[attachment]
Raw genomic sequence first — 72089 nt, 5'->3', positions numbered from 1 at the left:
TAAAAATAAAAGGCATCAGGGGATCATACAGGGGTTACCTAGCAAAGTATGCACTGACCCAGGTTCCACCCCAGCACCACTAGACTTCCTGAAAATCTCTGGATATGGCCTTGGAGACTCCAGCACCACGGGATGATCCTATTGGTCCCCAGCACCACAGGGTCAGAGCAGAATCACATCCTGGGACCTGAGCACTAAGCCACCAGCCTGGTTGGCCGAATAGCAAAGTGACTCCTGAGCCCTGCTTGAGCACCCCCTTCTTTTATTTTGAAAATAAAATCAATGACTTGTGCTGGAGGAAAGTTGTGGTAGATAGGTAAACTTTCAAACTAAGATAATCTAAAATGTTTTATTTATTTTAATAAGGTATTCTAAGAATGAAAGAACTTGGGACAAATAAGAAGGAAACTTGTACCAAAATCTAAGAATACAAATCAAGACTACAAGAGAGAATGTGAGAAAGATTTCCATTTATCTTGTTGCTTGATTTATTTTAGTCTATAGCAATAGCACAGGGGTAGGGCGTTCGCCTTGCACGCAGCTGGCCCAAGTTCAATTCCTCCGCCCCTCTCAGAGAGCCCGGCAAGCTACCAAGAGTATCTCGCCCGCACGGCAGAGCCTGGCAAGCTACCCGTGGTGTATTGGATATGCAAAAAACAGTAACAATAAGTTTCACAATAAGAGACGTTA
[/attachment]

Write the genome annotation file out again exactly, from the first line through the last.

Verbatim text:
Raw genomic sequence first — 72089 nt, 5'->3', positions numbered from 1 at the left:
TAAAAATAAAAGGCATCAGGGGATCATACAGGGGTTACCTAGCAAAGTATGCACTGACCCAGGTTCCACCCCAGCACCACTAGACTTCCTGAAAATCTCTGGATATGGCCTTGGAGACTCCAGCACCACGGGATGATCCTATTGGTCCCCAGCACCACAGGGTCAGAGCAGAATCACATCCTGGGACCTGAGCACTAAGCCACCAGCCTGGTTGGCCGAATAGCAAAGTGACTCCTGAGCCCTGCTTGAGCACCCCCTTCTTTTATTTTGAAAATAAAATCAATGACTTGTGCTGGAGGAAAGTTGTGGTAGATAGGTAAACTTTCAAACTAAGATAATCTAAAATGTTTTATTTATTTTAATAAGGTATTCTAAGAATGAAAGAACTTGGGACAAATAAGAAGGAAACTTGTACCAAAATCTAAGAATACAAATCAAGACTACAAGAGAGAATGTGAGAAAGATTTCCATTTATCTTGTTGCTTGATTTATTTTAGTCTATAGCAATAGCACAGGGGTAGGGCGTTCGCCTTGCACGCAGCTGGCCCAAGTTCAATTCCTCCGCCCCTCTCAGAGAGCCCGGCAAGCTACCAAGAGTATCTCGCCCGCACGGCAGAGCCTGGCAAGCTACCCGTGGTGTATTGGATATGCAAAAAACAGTAACAATAAGTTTCACAATAAGAGACGTTA